In Theatres: 
Sep 09, 2011
Running Time: 
2 Hours, 19 Minutes

Mixed martial arts has become increasingly popular of the years with live events, movies and even video games portraying its brutal fighting nature. Warrior is the latest film to tackle the sport, and it does so in a way that doesn’t solely focus on two guys bashing each other’s brains out.

As a child, Tom (Tom Hardy) was at the top of his league in high school wrestling. His brother Brendan (Joel Edgerton) was also good at the sport but always ended up in the shadow of Tom. Everything changed though when their parents divorced. Tom ended up with their mom and eventually joined the Marines while Brendan stayed with their father Paddy (Nick Nolte); looking for that acceptance he’s always wanted.

Fast forward to the present day and things are quite different now. Tom is now back in his hometown; a drunk looking to earn some money. Brendan has given up his fighting lifestyle to settle down and raise a family teaching as a physics professor. Paddy has changed as well. A former alcoholic, he has given up drinking and turned towards God for forgiveness. When word spreads about a winner-take-all MMA tournament coming up with $5 million on the line, both brothers and their father are reunited by a common goal; to win.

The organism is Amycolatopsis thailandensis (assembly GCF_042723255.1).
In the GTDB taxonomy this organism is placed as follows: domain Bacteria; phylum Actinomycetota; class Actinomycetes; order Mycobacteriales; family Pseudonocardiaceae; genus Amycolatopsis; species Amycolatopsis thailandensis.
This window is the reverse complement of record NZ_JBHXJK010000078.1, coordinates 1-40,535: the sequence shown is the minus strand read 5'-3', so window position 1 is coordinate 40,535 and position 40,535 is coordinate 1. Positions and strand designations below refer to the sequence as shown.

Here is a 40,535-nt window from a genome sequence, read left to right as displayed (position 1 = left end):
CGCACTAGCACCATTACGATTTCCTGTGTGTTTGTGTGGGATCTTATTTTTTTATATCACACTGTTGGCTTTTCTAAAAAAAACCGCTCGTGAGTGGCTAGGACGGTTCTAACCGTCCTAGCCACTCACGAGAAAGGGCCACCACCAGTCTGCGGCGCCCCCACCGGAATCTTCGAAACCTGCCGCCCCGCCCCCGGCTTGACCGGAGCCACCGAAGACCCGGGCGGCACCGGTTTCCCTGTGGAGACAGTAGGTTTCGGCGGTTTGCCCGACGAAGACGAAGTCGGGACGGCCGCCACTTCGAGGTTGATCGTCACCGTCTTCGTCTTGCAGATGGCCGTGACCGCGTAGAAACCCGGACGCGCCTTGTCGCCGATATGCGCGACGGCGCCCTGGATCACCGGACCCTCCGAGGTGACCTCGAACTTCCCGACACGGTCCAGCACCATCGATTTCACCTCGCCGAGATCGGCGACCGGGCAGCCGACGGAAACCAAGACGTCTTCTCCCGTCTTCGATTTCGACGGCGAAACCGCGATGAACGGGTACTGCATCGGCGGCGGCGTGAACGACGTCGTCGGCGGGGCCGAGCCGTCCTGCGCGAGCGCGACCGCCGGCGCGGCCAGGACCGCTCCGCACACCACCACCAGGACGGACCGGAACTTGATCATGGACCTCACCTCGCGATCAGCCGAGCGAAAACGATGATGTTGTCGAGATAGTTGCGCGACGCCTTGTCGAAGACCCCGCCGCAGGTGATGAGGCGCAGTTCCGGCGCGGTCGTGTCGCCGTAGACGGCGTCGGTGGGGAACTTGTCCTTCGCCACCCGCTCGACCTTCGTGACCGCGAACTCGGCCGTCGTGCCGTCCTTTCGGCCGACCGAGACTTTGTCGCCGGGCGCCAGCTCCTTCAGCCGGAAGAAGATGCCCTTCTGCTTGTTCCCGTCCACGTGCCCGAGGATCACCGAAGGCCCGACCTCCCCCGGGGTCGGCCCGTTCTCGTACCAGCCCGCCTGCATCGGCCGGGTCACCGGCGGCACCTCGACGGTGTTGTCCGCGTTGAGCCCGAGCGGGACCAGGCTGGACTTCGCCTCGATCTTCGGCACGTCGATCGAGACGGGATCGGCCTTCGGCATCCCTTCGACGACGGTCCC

The array of characters in Warrior and their motives is what make the film so intricate and complex. There’s Tom, a hardened war hero who has tragically fallen from grace. He’s the type of guy who uses his fists to talk rather than his mouth. He’s an absolute beast who’s solely focused on knocking the other guy out. Tom Hardy plays the role amazingly. He’s brutal. He’s fierce. He’s everything you would expect from an MMA warrior. At the same time, you can tell that there’s something bothering him outside the ring. There’s much more to his character than muscles and tattoos.

Brendan on the other hand is the gentler one. He’s not fighting in the tournament just to fight. Like many other people in this economy, he has fallen on hard times and risks losing his house. Seeing as a teacher’s salary isn’t going to get him the money he needs, he has returned to the ring to fight for his family. Joel Edgerton plays the kind of person who doesn’t like to fight but can throw a damn good punch when he has to. He puts his wife and daughter first and won’t let anything or anyone get in his way.

Then there’s Paddy. He’s just about as crazy as Nick Nolte is in real life. A former alcoholic, he made plenty of mistakes in his past but is now trying to set things right. Both his sons hate him for what he’s put them through and rightfully so. While you root for Tom and Brendan, Paddy’s the guy you feel sorry for.

Warrior manages to keep you on the edge of your seat for the entire 140 minutes of the film. It convinces you to cheer for both Tom Hardy and Joel Edgerton in a sport where you know only one man with reign victorious. Not only that but it keeps you guessing until the very last punch. Warrior manages to be just as intense as the sport it portrays. Putting an expertly crafted story with well developed characters behind it is just the knockout punch it needs at the box office. 

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Matt Rodriguez
Review by Matt Rodriguez
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